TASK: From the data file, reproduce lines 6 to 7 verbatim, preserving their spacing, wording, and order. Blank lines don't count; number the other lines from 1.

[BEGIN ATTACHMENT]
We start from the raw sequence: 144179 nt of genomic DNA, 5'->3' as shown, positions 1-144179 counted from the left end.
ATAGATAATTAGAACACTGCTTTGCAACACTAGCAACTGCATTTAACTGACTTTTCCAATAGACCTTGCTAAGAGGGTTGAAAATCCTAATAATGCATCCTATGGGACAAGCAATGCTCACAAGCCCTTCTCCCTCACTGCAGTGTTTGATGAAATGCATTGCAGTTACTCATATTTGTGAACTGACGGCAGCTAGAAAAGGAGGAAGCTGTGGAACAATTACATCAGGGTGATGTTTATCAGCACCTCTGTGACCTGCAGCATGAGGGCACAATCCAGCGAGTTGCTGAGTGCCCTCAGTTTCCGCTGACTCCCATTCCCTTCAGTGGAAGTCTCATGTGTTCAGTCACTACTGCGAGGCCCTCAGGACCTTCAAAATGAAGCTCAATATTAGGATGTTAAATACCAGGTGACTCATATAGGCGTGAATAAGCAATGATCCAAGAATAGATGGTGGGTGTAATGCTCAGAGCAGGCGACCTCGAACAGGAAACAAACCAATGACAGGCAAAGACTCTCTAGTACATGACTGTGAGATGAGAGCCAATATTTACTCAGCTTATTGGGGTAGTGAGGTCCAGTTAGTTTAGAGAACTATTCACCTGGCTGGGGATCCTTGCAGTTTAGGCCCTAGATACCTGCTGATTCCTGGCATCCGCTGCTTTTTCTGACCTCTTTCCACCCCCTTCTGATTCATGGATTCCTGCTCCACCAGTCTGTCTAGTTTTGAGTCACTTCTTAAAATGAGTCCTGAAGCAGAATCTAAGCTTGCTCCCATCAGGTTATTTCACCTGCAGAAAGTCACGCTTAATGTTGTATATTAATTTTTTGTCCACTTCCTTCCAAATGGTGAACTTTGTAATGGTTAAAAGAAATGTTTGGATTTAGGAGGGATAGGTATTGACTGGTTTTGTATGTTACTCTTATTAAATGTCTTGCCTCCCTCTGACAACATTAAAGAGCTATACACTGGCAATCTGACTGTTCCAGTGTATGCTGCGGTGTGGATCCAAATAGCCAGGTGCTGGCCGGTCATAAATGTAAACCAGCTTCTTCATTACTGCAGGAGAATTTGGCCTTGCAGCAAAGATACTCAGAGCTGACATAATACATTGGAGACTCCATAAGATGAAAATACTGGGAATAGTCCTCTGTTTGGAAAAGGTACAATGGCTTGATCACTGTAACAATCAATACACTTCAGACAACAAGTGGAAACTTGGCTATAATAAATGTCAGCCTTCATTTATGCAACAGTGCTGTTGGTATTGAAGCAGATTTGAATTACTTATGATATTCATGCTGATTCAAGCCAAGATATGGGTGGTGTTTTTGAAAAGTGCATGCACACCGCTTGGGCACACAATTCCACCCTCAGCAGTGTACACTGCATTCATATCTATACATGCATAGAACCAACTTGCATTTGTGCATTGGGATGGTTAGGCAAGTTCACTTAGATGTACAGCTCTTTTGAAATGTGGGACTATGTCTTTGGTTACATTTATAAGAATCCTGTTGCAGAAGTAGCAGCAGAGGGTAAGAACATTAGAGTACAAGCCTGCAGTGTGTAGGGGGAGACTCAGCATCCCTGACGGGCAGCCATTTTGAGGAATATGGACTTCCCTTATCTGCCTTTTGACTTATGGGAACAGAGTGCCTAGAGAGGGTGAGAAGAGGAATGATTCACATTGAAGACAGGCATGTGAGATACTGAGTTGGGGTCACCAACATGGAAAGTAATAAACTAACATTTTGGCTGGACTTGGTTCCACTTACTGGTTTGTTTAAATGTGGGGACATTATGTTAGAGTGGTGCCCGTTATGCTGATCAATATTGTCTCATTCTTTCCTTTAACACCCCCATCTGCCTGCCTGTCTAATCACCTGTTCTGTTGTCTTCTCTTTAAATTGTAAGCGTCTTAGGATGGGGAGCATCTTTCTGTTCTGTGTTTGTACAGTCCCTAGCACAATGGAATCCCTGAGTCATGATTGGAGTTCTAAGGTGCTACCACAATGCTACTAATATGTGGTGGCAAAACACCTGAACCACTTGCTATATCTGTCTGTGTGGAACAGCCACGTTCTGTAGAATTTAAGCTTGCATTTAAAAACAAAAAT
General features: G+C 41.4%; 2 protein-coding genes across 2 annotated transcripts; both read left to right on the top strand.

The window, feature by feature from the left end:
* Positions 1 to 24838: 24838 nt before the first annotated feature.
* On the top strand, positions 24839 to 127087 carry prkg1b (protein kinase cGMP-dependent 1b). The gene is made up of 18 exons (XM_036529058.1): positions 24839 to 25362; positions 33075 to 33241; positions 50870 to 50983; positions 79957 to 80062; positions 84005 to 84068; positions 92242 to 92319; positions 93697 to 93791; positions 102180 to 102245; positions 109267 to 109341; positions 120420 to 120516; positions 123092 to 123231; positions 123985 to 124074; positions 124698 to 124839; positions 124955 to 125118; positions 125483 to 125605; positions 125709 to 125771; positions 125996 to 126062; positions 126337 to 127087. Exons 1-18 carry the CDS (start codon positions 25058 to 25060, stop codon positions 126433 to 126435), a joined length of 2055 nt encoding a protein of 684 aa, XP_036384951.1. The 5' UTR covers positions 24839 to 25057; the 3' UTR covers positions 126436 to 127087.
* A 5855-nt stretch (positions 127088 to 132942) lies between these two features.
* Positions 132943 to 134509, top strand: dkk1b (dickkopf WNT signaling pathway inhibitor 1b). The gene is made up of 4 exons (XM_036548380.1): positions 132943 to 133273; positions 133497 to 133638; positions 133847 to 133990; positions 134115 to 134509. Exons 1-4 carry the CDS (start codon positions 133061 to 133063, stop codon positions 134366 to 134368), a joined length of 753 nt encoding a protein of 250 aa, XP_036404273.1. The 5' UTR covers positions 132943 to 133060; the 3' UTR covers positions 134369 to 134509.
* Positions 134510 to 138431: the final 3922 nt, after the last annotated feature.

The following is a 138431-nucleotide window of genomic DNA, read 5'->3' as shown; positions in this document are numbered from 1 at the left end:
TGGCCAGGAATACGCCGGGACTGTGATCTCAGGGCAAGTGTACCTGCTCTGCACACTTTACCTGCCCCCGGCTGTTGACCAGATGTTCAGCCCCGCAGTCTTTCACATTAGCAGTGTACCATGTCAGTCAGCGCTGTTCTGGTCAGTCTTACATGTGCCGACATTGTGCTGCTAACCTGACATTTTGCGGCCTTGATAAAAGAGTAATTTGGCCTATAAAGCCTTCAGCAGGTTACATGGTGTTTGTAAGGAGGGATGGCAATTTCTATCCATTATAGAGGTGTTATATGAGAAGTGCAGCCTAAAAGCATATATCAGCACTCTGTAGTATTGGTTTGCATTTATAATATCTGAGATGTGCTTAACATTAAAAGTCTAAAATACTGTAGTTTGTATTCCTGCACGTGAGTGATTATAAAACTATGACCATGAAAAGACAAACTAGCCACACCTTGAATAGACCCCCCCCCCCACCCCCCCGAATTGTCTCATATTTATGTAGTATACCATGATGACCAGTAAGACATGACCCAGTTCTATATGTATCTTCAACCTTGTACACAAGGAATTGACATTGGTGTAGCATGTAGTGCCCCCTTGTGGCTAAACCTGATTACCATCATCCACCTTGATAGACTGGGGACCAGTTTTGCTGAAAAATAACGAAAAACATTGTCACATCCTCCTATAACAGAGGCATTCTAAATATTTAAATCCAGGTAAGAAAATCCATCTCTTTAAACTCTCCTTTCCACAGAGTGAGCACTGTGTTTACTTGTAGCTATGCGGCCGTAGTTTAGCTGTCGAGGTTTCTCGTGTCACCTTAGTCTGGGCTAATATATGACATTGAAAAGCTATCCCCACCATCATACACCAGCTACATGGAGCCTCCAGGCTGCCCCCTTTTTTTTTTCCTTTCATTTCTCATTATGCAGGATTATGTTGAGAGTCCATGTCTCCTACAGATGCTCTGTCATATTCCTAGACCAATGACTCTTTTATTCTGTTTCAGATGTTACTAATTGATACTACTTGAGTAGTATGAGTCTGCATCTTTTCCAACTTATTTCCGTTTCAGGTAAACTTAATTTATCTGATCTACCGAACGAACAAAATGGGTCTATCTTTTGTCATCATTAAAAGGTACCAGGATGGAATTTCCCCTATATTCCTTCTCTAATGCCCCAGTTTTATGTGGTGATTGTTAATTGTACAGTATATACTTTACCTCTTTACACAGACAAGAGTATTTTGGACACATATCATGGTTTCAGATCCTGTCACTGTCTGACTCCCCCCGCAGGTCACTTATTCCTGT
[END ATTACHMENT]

* On the top strand, positions 24839 to 127087 carry prkg1b (protein kinase cGMP-dependent 1b). The gene is made up of 18 exons (XM_036529058.1): positions 24839 to 25362; positions 33075 to 33241; positions 50870 to 50983; positions 79957 to 80062; positions 84005 to 84068; positions 92242 to 92319; positions 93697 to 93791; positions 102180 to 102245; positions 109267 to 109341; positions 120420 to 120516; positions 123092 to 123231; positions 123985 to 124074; positions 124698 to 124839; positions 124955 to 125118; positions 125483 to 125605; positions 125709 to 125771; positions 125996 to 126062; positions 126337 to 127087. Exons 1-18 carry the CDS (start codon positions 25058 to 25060, stop codon positions 126433 to 126435), a joined length of 2055 nt encoding a protein of 684 aa, XP_036384951.1. The 5' UTR covers positions 24839 to 25057; the 3' UTR covers positions 126436 to 127087.
* A 5855-nt stretch (positions 127088 to 132942) lies between these two features.